Tuesday, August 29, 2006

Scoop on the Sleuth

One of my favorite bloggers is Silicon Valley Sleuth. The Sleuth doesn’t try to be an “insiders” blog that talks about the names and faces of Silicon Valley, or one that tries to latch on to the latest tech fad. I like the Sleuth because it is a solid meat ’n’ potatoes tech blog without the pretension.

What’s on the Sleuth? What works, what doesn’t; what’s real, what’s vapor; who’s got something, and who is full of something.

Although the Sleuth is not a technologist by training (I think he studied Russian and Eastern European Studies or something really useful like that), he is one of the most tech savvy bloggers out there. Maybe sometimes he’s a bit too savvy and ends up writing about things that bore the heck out of me (try as I might, I can’t get excited about open source software). But even then, he puts a spin on it that makes the blog colorful.

But most of all what I like about the Sleuth is that he is trying to innovate. He is the first (and one of the only?) bloggers to actively incorporate video into his blog. And he does so using available tools such as YouTube, Yahoo Video and Google Video, which adds (dare I say) a more community, open source feel to his blog.

Also, the video is news video, not a vlog of punditry or self-congratulatory “insider’s insight.” It’s straight up technology news from the technology newsmakers. An idea so simple no one else seems to have thought of it.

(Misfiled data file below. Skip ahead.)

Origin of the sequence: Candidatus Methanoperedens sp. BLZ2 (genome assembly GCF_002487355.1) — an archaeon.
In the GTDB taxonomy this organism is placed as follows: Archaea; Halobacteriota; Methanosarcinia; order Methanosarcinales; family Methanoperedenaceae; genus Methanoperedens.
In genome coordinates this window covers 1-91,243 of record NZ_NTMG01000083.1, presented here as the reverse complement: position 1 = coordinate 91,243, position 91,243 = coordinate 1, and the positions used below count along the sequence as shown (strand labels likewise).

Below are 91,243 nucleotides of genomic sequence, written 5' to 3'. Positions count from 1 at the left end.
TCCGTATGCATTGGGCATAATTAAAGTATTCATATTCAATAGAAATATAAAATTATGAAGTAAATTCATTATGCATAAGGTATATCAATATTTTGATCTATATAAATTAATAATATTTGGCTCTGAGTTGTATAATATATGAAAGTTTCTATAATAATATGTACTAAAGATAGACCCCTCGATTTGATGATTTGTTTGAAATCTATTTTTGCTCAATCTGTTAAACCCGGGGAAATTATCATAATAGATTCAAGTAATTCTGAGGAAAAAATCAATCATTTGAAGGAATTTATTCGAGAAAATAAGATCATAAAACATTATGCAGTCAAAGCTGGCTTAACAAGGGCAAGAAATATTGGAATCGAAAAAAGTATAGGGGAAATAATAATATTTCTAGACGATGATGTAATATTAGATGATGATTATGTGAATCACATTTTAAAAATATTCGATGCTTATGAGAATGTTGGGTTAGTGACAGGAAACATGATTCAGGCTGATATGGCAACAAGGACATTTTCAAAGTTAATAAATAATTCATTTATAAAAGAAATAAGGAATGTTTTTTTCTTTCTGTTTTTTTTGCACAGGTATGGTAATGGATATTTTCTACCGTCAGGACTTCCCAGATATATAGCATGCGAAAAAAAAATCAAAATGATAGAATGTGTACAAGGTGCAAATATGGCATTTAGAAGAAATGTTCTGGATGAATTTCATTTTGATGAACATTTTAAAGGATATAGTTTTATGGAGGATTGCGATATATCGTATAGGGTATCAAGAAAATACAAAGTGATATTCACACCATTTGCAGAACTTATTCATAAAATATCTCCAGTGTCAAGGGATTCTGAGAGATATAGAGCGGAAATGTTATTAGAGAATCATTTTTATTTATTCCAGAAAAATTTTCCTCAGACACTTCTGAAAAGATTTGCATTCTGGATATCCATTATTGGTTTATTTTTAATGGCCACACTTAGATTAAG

And I’m not the only one who has noticed the Sleuth’s video innovation. Luminaries like none other than Sun CEO Jonathan Schwartz also appear to be fans and are ripping off some ideas.

Video seems to be good for traffic as Sleuth says that his exclusive “One Laptop Per Child” has attracted an impressive 100,000 viewers so far.

One thing worth noting is that unlike guys like Om Malik or Tom Foremski, Sleuth is not independent and has the backing of the mighty VNU corporate machine, so maybe that gives him more resources to add things like video? Who knows…

Anyway, I know that journalists consider it faint praise indeed when a PR flack pays them a compliment (only when they rile us up and we are forced to use threats of violence and lawsuits that many feel like they’ve done their job). But in this instance the Sleuth will have to listen closely because I am saying something nice.

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